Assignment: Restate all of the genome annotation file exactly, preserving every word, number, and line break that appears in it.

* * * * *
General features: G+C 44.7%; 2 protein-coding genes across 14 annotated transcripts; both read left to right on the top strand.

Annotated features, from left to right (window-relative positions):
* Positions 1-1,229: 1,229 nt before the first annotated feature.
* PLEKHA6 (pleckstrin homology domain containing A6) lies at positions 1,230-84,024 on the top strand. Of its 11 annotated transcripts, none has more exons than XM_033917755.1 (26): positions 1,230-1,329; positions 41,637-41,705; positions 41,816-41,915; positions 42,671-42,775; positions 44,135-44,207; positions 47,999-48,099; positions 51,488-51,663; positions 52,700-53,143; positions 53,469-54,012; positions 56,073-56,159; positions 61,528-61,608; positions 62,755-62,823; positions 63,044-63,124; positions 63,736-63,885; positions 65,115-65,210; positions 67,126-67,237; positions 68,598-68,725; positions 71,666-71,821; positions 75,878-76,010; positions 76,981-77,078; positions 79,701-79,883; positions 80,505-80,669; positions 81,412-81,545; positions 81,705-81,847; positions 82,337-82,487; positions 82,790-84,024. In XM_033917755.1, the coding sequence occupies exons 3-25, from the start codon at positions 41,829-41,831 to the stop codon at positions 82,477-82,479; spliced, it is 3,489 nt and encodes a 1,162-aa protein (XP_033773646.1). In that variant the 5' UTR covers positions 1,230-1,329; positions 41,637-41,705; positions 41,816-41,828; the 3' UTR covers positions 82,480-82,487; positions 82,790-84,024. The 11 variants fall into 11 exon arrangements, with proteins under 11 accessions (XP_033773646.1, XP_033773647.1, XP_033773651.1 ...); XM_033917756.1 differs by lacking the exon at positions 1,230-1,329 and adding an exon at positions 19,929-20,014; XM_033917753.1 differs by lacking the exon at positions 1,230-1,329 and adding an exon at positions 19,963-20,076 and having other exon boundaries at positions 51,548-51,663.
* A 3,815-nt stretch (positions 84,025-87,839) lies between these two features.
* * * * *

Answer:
General features: G+C 44.7%; 2 protein-coding genes across 14 annotated transcripts; both read left to right on the top strand.

Annotated features, from left to right (window-relative positions):
* Positions 1-1,229: 1,229 nt before the first annotated feature.
* PLEKHA6 (pleckstrin homology domain containing A6) lies at positions 1,230-84,024 on the top strand. Of its 11 annotated transcripts, none has more exons than XM_033917755.1 (26): positions 1,230-1,329; positions 41,637-41,705; positions 41,816-41,915; positions 42,671-42,775; positions 44,135-44,207; positions 47,999-48,099; positions 51,488-51,663; positions 52,700-53,143; positions 53,469-54,012; positions 56,073-56,159; positions 61,528-61,608; positions 62,755-62,823; positions 63,044-63,124; positions 63,736-63,885; positions 65,115-65,210; positions 67,126-67,237; positions 68,598-68,725; positions 71,666-71,821; positions 75,878-76,010; positions 76,981-77,078; positions 79,701-79,883; positions 80,505-80,669; positions 81,412-81,545; positions 81,705-81,847; positions 82,337-82,487; positions 82,790-84,024. In XM_033917755.1, the coding sequence occupies exons 3-25, from the start codon at positions 41,829-41,831 to the stop codon at positions 82,477-82,479; spliced, it is 3,489 nt and encodes a 1,162-aa protein (XP_033773646.1). In that variant the 5' UTR covers positions 1,230-1,329; positions 41,637-41,705; positions 41,816-41,828; the 3' UTR covers positions 82,480-82,487; positions 82,790-84,024. The 11 variants fall into 11 exon arrangements, with proteins under 11 accessions (XP_033773646.1, XP_033773647.1, XP_033773651.1 ...); XM_033917756.1 differs by lacking the exon at positions 1,230-1,329 and adding an exon at positions 19,929-20,014; XM_033917753.1 differs by lacking the exon at positions 1,230-1,329 and adding an exon at positions 19,963-20,076 and having other exon boundaries at positions 51,548-51,663.
* A 3,815-nt stretch (positions 84,025-87,839) lies between these two features.